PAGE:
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Tips for helping your child build their first social media account

By Hilary Bird on 07 Jun, 2018

While many believe that kids shouldn’t be on social media at all, it’s possible for children to be involved in a safe and responsible manner. But it’s up to parents to show them how.

Officials agree. A recent report from the Children’s Commissioner recommends teaching kids responsible social media use rather than attempting to prevent it altogether. If you’re not sure how to go about that, don’t worry. Here are some tips for helping your child set up a safe social media account.

Ensure apps and operating systems are up to date

We’re all familiar with the constant updates to social media apps and device operating systems. These updates aren’t just annoyances, though. They often contain critical security updates that can prevent common malware, viruses and hacks from taking hold of devices.

In the event your child will be using social apps on their own devices, encourage them to keep everything updated. Most apps and devices can be set to install security updates automatically, and that’s probably the best bet if possible. If children are accessing social networks on a shared device, it may become your responsibility to stay on top of this.

If you’re not sure how, here is a comprehensive list of major operating systems and how to update them. Once you feel confident in the update process, you can also educate older children on how to update apps and devices themselves.

Teach your child how to spot phishing and other suspicious behaviour

One of the big dangers of social media for anyone, but especially younger children, is phishing. Phishing occurs when someone poses as an institution or another person in an attempt to get personal information like passwords or credit card numbers.

Phishing is a major concern on the internet, and while most of us know better than to just provide sensitive info without verifying, young children may not. Talk to your kids about phishing and the importance of not giving personal information to anyone online, regardless of who they claim to be. And instruct them to tell you immediately if someone messages them asking strange or personal questions.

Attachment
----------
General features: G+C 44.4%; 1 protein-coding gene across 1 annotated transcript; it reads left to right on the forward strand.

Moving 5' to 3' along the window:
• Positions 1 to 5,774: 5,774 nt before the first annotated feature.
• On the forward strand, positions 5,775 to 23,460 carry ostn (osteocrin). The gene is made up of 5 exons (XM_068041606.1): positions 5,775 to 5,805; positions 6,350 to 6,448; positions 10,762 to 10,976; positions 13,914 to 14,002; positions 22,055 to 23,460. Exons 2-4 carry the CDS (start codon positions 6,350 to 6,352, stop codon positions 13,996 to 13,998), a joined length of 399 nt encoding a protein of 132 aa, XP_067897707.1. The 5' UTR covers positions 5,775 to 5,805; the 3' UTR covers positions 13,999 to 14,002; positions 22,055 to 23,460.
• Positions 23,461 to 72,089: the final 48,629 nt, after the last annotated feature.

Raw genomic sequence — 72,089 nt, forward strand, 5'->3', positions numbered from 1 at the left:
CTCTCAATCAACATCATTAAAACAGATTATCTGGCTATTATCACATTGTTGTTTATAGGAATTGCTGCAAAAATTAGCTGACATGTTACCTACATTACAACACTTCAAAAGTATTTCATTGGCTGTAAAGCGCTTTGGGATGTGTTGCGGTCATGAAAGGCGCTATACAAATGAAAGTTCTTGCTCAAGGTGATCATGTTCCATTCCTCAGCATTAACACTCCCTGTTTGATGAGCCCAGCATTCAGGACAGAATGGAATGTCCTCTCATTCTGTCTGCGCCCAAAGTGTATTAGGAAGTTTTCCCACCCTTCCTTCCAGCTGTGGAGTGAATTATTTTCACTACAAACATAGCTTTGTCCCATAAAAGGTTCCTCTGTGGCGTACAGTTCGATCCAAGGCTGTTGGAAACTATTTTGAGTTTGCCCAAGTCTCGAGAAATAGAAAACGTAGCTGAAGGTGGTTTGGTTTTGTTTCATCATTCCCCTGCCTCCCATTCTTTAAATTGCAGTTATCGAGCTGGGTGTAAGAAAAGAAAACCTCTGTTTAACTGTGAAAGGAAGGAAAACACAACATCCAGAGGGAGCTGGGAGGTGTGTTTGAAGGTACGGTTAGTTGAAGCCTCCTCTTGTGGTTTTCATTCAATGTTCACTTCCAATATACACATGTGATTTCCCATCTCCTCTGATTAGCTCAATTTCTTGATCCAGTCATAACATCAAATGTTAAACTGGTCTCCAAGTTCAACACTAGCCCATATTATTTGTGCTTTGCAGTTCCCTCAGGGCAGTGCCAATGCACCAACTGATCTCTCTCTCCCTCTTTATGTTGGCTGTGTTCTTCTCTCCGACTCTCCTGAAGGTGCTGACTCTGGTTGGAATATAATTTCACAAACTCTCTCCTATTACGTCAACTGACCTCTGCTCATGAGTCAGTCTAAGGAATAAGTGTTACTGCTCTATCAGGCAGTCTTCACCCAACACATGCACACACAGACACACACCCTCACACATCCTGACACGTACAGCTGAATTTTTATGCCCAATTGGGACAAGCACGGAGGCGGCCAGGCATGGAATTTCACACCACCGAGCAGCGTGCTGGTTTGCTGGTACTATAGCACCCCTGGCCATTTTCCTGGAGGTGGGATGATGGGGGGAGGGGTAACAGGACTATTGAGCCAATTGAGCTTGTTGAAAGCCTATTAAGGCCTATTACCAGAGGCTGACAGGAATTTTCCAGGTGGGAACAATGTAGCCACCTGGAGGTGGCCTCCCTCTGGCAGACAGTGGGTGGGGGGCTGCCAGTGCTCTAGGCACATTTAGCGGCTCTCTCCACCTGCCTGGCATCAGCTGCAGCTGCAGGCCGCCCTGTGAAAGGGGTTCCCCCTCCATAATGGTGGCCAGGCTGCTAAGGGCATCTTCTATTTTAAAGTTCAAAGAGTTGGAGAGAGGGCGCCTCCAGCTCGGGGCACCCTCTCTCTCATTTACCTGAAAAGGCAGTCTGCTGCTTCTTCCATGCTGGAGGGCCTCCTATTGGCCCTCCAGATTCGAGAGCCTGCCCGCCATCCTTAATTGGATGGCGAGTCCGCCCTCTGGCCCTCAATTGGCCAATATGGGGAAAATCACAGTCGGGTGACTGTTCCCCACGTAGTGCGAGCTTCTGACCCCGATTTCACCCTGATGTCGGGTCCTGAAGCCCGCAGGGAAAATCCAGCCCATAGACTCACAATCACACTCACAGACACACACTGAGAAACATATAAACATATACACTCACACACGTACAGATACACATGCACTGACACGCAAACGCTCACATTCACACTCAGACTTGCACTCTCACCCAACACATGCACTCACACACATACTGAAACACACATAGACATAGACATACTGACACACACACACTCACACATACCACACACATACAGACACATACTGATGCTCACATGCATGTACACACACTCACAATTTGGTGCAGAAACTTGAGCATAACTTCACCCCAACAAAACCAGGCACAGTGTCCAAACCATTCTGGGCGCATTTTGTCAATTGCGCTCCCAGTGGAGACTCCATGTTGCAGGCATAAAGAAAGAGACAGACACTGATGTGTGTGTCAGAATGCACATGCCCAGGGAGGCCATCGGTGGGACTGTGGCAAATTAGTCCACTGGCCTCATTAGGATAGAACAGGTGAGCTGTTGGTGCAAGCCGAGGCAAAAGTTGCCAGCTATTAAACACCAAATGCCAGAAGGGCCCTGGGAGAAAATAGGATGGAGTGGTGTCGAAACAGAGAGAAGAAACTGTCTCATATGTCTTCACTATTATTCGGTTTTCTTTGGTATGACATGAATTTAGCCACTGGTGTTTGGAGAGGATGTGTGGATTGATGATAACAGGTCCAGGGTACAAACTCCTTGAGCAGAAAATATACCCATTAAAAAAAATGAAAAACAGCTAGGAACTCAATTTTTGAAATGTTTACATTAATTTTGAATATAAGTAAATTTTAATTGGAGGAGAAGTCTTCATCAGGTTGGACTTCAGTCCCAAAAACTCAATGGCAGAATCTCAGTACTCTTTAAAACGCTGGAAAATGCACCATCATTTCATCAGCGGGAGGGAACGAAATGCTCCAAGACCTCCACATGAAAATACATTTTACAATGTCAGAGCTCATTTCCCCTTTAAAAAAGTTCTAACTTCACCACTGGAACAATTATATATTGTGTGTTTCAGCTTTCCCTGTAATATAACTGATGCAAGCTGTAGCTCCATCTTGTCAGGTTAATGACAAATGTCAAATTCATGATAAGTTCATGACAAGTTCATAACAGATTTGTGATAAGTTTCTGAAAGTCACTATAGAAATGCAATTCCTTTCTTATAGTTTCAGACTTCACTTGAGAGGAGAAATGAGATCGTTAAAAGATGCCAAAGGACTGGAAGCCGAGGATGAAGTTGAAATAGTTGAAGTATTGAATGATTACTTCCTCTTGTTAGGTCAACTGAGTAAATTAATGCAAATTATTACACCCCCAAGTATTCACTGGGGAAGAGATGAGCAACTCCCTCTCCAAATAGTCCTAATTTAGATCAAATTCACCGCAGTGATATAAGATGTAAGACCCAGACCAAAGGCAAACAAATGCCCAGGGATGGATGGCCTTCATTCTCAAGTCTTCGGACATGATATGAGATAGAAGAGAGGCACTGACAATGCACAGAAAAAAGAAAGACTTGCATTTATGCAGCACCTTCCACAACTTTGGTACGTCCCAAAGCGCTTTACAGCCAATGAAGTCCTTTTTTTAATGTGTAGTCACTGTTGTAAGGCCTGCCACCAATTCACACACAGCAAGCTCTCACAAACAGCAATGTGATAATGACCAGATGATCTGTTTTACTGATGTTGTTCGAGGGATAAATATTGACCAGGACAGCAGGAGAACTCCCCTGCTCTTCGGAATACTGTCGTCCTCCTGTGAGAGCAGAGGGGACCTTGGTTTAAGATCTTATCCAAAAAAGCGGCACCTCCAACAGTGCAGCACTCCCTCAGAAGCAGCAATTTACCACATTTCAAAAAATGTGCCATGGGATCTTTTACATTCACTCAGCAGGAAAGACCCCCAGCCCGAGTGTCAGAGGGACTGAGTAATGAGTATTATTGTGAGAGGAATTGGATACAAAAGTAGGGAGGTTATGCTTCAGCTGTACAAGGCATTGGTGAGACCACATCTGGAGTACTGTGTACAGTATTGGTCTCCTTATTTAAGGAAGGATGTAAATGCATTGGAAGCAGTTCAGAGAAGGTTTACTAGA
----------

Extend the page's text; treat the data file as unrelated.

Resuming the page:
Set privacy to maximum

Once you’ve given some instructions about getting online safely, you can help your children start setting up their accounts. And the first thing to adjust are the privacy settings.

On Facebook and Instagram, there are different settings that control who can see a profile and its contents. These can be set to anything from public to private. In general, and especially for kids, social profiles should be set to the most private setting available on the platform. This helps prevent bullies and others with less-than-good intentions from finding your child online.

Don’t just log in and set everything to maximum on their behalf. Sit with your child and explain what each setting does and what the potential implications are. This will help set them up for better privacy practices and online safety in the future.

Turn off location tagging in photos and social media profiles

Some social media platforms are set to share location information by default when posting, and most of them have the option, even if it’s turned off by default. It’s never a good idea to broadcast your location over social media, and this is especially true for children.

Additionally, many camera apps, like the iPhone’s default camera, have the option to embed location information into the photo itself. When that photo is shared online, the location info often goes with it, and it’s entirely possible to extract that data from the post. So while it can be nice to see photos automatically categorised by location, it’s safer to keep geotagging turned off.

Explain that once something is on the internet, it’s hard to take it back

It is extremely hard to guarantee that anything has been removed completely once it’s been posted online. Crude humour, photos in compromising situations (like at a party) and similar posts may come back to haunt them when job hunting later in life, as well. Teach your child to think before posting.

These tips should help you get started, but remember, it’s important to keep the conversation open and ongoing. Social media is here to stay, so it’s up to parents to show kids how to use it responsibly.

Hilary Bird is a digital journalist who writes about the things that fascinate her the most: relationships, technology, and how they impact each other. As more and more people become more and more reliant on their tech devices, Hilary wants to help them stay safe and understand how these devices will reshape the way we communicate.